Historic Anti-Food Waste Program to Be Law in New York

(Albany, New York) -- Senator Todd Kaminsky announced today that his landmark proposal to divert discarded, inedible food to processing facilities that produce clean energy -- and edible food to those who are hungry -- was included in the New York State budget.

“Diverting discarded food from landfills will both protect our planet and help ensure that our neighbors have enough food to eat,” said Senator Todd Kaminsky, Chair of the Senate Environmental Conservation Committee. “Instead of dumping unused food and releasing harmful greenhouse gasses into our atmosphere, we can capture those gasses to reduce carbon emissions and produce energy. This simple change in our behavior has the potential to create new jobs, feed the hungry, and catapult us to our overall goal of reducing carbon emissions in New York.”

Each year, New Yorkers produce more than 3.9 million tons of food scraps from restaurants, grocery stores and other facilities. The vast majority of these food scraps are dumped into our landfills, where they break down and release methane — a greenhouse gas with 86 times the global warming potential of carbon dioxide. Edible food can be donated to those in need, while inedible food can be used to produce a fuel that can significantly reduce carbon emissions in New York.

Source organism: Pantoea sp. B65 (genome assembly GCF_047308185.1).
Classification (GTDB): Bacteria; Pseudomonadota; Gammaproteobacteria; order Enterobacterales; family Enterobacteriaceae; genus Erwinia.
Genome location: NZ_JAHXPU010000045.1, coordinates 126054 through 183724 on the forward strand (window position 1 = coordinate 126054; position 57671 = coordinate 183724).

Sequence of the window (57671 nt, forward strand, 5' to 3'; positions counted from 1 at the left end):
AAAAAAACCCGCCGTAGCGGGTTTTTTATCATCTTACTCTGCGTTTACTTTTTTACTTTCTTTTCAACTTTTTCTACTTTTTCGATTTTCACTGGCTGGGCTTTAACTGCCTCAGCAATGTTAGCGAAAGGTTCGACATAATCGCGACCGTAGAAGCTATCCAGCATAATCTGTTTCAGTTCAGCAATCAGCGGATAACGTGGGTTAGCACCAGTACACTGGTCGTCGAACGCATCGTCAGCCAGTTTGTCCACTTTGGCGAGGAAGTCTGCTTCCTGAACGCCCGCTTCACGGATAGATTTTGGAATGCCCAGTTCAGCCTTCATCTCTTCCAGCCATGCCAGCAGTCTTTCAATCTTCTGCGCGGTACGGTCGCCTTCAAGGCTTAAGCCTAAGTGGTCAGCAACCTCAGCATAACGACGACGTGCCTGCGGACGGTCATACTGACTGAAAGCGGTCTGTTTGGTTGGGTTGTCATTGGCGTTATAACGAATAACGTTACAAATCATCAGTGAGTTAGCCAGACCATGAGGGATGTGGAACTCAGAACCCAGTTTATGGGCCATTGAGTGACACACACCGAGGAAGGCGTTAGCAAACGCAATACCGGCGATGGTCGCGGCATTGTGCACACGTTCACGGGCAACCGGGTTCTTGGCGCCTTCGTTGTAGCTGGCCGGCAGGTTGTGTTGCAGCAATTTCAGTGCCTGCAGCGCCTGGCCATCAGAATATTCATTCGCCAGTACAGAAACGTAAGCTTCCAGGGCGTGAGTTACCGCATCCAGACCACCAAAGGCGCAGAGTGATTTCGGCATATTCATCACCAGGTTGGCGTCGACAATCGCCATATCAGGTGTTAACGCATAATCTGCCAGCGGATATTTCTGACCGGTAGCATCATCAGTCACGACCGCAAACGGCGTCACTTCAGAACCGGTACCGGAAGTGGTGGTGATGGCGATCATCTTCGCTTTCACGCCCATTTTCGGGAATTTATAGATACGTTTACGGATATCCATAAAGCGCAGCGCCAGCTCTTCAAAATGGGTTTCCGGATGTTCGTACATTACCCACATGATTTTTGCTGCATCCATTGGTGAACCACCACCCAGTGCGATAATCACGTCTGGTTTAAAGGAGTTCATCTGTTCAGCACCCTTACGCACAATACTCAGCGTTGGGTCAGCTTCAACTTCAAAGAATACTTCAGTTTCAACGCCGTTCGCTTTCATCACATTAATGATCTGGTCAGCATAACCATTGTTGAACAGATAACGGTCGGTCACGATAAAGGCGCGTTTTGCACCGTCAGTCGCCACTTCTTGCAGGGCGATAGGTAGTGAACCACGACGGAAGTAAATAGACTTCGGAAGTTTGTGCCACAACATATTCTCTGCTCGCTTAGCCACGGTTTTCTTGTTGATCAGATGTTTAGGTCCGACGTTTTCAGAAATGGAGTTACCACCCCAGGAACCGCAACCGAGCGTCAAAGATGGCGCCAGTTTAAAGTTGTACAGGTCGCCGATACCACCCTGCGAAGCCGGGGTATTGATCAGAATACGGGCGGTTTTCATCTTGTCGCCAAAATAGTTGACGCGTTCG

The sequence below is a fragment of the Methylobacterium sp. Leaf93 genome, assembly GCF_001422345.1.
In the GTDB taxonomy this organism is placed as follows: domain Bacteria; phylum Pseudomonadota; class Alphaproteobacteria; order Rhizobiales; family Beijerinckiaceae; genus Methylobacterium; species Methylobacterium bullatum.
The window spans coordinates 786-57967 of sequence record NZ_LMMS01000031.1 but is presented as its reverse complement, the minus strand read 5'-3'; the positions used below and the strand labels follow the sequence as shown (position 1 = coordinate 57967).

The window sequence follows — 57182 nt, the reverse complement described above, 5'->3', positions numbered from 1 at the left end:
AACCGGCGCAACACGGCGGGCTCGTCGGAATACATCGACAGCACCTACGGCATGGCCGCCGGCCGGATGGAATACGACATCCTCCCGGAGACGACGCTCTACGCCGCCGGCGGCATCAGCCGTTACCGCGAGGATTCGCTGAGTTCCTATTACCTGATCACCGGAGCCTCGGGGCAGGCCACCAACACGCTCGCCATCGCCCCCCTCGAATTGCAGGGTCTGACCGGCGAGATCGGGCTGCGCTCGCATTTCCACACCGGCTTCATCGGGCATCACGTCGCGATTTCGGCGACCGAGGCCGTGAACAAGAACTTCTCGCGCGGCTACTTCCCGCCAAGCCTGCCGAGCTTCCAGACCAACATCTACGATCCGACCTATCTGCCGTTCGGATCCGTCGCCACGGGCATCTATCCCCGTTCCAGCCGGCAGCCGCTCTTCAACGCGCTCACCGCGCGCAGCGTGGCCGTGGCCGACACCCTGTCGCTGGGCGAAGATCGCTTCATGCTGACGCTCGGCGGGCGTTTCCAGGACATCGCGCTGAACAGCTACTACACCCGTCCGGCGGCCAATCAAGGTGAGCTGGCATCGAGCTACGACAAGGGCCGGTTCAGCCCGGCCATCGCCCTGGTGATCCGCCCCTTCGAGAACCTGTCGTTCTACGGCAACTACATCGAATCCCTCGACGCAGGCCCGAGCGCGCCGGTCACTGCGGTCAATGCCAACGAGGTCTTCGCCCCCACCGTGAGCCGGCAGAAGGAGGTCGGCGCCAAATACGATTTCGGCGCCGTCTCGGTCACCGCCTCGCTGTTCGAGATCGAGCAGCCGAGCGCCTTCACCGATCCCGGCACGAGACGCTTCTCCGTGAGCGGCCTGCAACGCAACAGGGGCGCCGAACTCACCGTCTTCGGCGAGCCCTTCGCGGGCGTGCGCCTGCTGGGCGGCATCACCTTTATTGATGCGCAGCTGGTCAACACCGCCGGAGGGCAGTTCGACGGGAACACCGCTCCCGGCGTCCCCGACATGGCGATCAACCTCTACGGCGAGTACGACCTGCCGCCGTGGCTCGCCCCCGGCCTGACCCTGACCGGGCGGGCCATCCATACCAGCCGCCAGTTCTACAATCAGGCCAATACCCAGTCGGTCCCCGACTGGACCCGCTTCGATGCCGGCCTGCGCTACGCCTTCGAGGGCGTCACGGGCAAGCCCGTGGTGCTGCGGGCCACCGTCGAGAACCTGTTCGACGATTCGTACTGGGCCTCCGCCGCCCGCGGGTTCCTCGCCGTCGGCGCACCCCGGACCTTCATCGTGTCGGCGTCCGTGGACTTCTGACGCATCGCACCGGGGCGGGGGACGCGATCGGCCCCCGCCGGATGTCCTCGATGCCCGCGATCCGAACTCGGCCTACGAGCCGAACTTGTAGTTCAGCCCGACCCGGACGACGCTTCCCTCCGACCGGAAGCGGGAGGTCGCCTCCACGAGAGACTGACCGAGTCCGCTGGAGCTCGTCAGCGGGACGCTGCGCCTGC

The measure Senator Kaminsky successfully pushed -- with support from Governor Cuomo -- will require supermarkets, restaurants and other large generators of excess food to donate their leftovers and send inedible food to a processing facility to be turned into fuel, made from the methane gases the decomposing wastes emit. By capturing these gases —  instead of allowing them to escape into the atmosphere — and by using the fuel to generate power, heat homes or fuel vehicles, New York’s ambitious carbon reduction goals can be advanced.